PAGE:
Google and Microsoft spar over user tracking

Google and Microsoft spar over user tracking

Summary: Microsoft has accused Google of bypassing IE privacy preferences to track users as they surf the web, but Google says the workaround is necessary for modern web features such as Facebook 'Like' buttons

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Microsoft has accused Google of bypassing the privacy preferences of Internet Explorer users, but Google has countered that Microsoft's privacy mechanism is out of date and frequently ignored.

Internet Explorer (IE) chief Dean Hachamovitch said in a blog post on Monday that Google was circumventing the Platform for Privacy Preferences (P3P) implementation in IE6, 7 and 8. P3P lets users define how their browser handles tracking cookies; IE9 introduced a 'Tracking Protection' feature that is tougher than P3P.

"We've found that Google bypasses the P3P privacy protection feature in IE," Hachamovitch wrote. "The result is similar to the recent reports of Google's circumvention of privacy protections in Apple's Safari web browser, even though the actual bypass mechanism Google uses is different."

The P3P standard uses tokens called compact policies (CPs), which websites can use to tell the browser what their privacy practices are. This lets the browser then decide whether to block cookies associated with the site, according to the user's preferences.

Someone may, for example, use their browser's P3P function to say they are fine with a site using first-party cookies — a common authentication tool — but they want third-party cookies to be blocked from tracking them as they move between sites.

Google's advertising-focused business model largely depends on the use of such third-party cookies. In this latest Google privacy row, the company has been accused of tricking browsers such as Safari and IE into not recognising its cookies as third-party, allowing them to continue tracking users.

Hachamovitch said Microsoft had "contacted Google and asked them to commit to honouring P3P privacy settings for users of all browsers".

'Impractical' request

However, IE is the only major browser to support P3P — Mozilla once used it for Firefox, but ditched it in 2003, the year after P3P came out.

It is well known — including by Microsoft — that it is impractical to comply with Microsoft's [P3P] request while providing modern web functionality.

– Rachel Whetstone, Google

"It is well known — including by Microsoft — that it is impractical to comply with Microsoft's [P3P] request while providing modern web functionality," Google policy chief Rachel Whetstone said in a statement on Monday. "We have been open about our approach, as have many other websites."

Whetstone described P3P as "widely non-operational", pointing to a 2010 paper that detailed widespread workarounds for bypassing the protocol. The Carnegie Mellon paper suggested that around a third of websites — including giants such as Facebook and Amazon — were not complying with P3P, either on purpose or by accident.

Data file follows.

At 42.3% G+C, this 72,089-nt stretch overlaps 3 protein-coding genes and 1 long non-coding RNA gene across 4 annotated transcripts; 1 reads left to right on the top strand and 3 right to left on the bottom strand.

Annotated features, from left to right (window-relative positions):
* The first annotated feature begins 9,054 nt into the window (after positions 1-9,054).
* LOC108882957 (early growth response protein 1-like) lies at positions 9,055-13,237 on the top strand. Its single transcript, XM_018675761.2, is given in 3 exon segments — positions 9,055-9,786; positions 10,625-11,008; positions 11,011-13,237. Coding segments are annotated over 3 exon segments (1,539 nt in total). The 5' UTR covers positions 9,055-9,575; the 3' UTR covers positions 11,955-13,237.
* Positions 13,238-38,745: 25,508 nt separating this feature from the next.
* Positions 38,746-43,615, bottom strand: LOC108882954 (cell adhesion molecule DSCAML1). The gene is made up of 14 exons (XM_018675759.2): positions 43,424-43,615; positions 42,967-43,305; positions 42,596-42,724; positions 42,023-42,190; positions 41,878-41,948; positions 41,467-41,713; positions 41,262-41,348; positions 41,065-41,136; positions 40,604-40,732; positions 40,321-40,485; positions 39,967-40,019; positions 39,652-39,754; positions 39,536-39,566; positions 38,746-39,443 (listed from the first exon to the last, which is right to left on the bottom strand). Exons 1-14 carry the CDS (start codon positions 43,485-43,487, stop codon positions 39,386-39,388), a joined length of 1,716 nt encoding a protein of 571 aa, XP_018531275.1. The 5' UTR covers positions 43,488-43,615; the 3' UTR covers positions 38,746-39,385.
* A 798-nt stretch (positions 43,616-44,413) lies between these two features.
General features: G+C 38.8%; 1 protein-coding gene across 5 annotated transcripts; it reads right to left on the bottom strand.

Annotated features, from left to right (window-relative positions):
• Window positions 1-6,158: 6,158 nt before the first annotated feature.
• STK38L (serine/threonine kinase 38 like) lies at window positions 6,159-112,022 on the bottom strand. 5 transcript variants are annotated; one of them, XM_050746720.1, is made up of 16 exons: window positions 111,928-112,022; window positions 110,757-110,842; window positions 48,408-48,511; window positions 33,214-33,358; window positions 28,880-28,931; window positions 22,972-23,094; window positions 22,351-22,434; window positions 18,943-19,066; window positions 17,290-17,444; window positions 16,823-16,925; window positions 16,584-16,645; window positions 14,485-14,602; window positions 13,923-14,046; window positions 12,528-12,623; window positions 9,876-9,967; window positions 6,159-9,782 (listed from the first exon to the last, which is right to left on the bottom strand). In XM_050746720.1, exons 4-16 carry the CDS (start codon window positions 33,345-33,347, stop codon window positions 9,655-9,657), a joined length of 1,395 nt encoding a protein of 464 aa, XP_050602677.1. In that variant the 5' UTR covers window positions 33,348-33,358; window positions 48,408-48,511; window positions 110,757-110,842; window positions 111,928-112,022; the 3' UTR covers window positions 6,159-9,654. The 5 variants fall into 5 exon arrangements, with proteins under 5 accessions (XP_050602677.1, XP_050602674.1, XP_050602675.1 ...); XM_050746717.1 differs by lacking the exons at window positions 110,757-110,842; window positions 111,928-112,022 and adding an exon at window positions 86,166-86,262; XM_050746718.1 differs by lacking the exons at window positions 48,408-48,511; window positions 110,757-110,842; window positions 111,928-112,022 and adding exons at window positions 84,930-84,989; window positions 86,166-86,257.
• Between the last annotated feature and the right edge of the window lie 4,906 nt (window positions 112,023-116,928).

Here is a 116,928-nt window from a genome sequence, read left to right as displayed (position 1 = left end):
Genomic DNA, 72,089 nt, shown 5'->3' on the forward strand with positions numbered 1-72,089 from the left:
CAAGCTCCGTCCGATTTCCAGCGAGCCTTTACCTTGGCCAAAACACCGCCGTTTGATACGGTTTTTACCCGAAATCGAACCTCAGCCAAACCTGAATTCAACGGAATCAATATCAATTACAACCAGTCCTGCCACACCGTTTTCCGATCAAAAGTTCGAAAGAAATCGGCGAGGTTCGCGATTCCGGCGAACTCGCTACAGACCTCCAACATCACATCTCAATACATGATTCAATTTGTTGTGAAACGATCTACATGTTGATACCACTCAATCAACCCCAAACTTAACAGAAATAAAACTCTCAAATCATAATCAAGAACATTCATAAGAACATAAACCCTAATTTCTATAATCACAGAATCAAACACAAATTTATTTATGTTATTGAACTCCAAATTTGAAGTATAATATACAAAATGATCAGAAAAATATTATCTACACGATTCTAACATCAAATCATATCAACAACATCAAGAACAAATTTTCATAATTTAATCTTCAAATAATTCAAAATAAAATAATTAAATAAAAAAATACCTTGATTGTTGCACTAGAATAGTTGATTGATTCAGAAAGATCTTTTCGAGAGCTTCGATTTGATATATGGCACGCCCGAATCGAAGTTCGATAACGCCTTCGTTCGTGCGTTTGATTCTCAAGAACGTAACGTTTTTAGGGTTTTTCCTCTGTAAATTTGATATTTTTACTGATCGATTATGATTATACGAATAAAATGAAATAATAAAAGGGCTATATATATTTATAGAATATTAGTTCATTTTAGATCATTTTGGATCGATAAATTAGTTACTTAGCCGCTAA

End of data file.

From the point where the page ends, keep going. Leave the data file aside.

According to Google, P3P was not particularly problematic when it was introduced, "but newer cookie-based features are broken by the Microsoft implementation in IE".

"These include things like Facebook 'Like' buttons, the ability to sign in to websites using your Google account, and hundreds more modern web services," Google said in its statement. "It is well known that it is impractical to comply with Microsoft's request while providing this web functionality."

Indeed, the Carnegie Mellon paper referenced a 2006 post on Microsoft's own support site, which detailed a way to bypass P3P. That article is not currently available, but a German version remains live on the Microsoft support site.

In his post, Hachamovitch said Microsoft was giving IE users a Tracking Protection list that they could use to block Google's third-party cookies from following them around the web. While he did not go so far as to say Microsoft was dropping support for P3P, he suggested that the company was no longer focusing on the protocol's implementation.

"Because of the issues noted above, and the ongoing development of new mechanisms to track users that do not involve cookies, our focus is on the new Tracking Protection technology," Hachamovitch wrote.


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Topic: Apps

David Meyer

About David Meyer

David Meyer is a freelance technology journalist. He fell into journalism when he realised his musical career wouldn't pay the bills. David's main focus is on communications, as well as internet technologies, regulation and mobile devices.

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